2010 Game of the Year Awards: Numbers 10, 9 and 8
We're kicking off the first day of our week-long Game of the Year awards with a bang. Coming in at numbers 10, 9 and 8 on our top ten list are some heavy-hitting titles -- and maybe a few you wouldn't have expected.
Come have a look!
10. NBA 2K11
October 5, 2010 -- Developer: Visual Concepts | Publisher: 2K Sports -- Xbox 360, PlayStation 3, PlayStation 2, PlayStation Portable, Wii, PC
I think it’s safe to say I’m firmly entrenched as the sports game guy on Silicon Sasquatch. Beyond watching and playing sports in real life, I get hopelessly addicted to great sports games. In years past I’ve poured countless hours into EA Sports’ NCAA Football and Tiger Woods golf series, Konami’s Pro Evo Soccer games, and others. It is with this portfolio of sports gaming experience that I suggest that 2K Sports’ NBA 2K11 is one of the best sports games I’ve ever played.
Take one glance at a game of 2K11, and you will see amazing, lifelike graphics and presentation; look harder, and you see a deep and well-designed sports game. NBA Jam it isn’t, but it can be fast-paced and simple to pick up and play or become an incredibly detailed basketball sim. The controls range from simple to manage to fighting game levels of ridiculousness if you choose to dig in, but you don’t need to know how to do a euro step layup in the game (or, frankly, what one is at all) to get your bearings. Nick and Aaron are living proof that you can pick the game up from square one and have fun; however, Nick’s complaint that the game needs a good, solid tutorial is dead-on. With a tutorial, it would not just be newbie friendly, but even a teaching tool of sorts.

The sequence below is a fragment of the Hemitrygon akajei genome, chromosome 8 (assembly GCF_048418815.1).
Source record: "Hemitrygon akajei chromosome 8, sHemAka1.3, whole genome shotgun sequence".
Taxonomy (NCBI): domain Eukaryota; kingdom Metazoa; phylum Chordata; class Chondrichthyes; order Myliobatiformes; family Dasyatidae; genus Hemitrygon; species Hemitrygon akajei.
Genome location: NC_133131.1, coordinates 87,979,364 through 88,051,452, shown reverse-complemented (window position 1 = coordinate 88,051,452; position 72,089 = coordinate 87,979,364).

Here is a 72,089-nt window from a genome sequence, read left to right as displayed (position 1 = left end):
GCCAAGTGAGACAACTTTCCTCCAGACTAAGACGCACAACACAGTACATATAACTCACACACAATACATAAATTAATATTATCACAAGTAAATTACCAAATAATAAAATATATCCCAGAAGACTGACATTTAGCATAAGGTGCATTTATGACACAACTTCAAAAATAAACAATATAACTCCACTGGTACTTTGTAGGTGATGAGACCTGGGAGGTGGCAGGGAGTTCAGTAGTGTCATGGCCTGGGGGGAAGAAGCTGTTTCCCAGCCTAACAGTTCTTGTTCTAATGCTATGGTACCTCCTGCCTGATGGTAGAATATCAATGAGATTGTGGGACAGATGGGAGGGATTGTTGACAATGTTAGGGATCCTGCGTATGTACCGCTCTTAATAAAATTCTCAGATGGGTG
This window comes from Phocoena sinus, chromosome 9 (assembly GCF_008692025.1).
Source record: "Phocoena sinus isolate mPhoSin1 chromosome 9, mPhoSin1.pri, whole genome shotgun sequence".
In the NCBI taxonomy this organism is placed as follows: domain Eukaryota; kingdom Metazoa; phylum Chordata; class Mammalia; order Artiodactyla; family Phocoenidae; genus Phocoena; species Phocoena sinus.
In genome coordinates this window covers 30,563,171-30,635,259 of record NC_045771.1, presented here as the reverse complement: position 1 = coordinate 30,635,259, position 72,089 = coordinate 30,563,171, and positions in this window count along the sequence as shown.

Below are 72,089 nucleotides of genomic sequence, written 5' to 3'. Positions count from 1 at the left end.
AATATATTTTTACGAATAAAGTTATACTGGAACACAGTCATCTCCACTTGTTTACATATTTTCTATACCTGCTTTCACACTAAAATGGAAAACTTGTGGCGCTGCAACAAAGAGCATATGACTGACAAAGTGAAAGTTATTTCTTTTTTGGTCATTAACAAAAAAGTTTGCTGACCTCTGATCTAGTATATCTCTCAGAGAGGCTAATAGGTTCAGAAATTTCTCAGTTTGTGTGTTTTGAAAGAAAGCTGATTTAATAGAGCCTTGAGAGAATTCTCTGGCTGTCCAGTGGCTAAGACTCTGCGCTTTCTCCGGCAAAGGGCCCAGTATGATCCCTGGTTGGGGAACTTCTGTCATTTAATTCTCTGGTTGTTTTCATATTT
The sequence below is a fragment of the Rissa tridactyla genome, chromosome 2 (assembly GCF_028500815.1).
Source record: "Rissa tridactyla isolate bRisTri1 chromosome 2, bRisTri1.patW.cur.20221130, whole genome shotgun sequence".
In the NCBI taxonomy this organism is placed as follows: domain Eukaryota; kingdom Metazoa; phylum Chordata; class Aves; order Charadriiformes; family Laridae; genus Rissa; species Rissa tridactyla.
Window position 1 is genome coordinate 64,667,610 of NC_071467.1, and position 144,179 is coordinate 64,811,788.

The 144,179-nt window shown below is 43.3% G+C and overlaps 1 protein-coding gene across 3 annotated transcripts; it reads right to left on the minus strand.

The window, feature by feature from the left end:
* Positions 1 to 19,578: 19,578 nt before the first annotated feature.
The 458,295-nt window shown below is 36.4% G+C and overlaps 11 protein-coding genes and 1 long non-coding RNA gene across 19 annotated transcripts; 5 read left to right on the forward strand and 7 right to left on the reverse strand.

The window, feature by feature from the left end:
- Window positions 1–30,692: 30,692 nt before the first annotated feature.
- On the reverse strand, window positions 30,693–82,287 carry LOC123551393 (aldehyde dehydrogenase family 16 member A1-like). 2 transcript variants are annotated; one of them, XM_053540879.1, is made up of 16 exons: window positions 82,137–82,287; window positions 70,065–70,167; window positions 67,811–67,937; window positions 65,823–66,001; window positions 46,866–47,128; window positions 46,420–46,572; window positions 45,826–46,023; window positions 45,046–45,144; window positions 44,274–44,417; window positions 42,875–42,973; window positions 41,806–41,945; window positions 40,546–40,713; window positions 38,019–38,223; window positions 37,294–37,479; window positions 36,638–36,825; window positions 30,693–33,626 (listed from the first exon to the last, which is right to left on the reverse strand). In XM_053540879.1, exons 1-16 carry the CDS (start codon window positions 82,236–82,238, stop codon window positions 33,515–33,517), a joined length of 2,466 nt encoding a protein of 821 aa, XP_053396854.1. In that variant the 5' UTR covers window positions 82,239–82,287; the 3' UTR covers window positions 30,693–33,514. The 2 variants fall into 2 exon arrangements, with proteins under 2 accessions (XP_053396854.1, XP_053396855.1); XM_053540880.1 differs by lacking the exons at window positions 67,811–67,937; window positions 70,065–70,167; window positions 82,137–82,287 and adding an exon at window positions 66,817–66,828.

More importantly, this is quite possibly the best basketball sim game ever — and in the running to be the best sports sim ever, too. The gameplay is great, but it’s the presentation that impresses. From the moment you select your teams and start up the game, you’re no longer playing on your Xbox 360, PS3 or PC: You’ve instead tuned your TV to the 2K Sports network. It’s a little-known competitor to ESPN, even further down the channel listings than Versus, but they show you a mean NBA game or two. Seriously, I almost had Nick and Aaron fooled when they saw the game for the first time; later they alternated between horror and amazement at the details.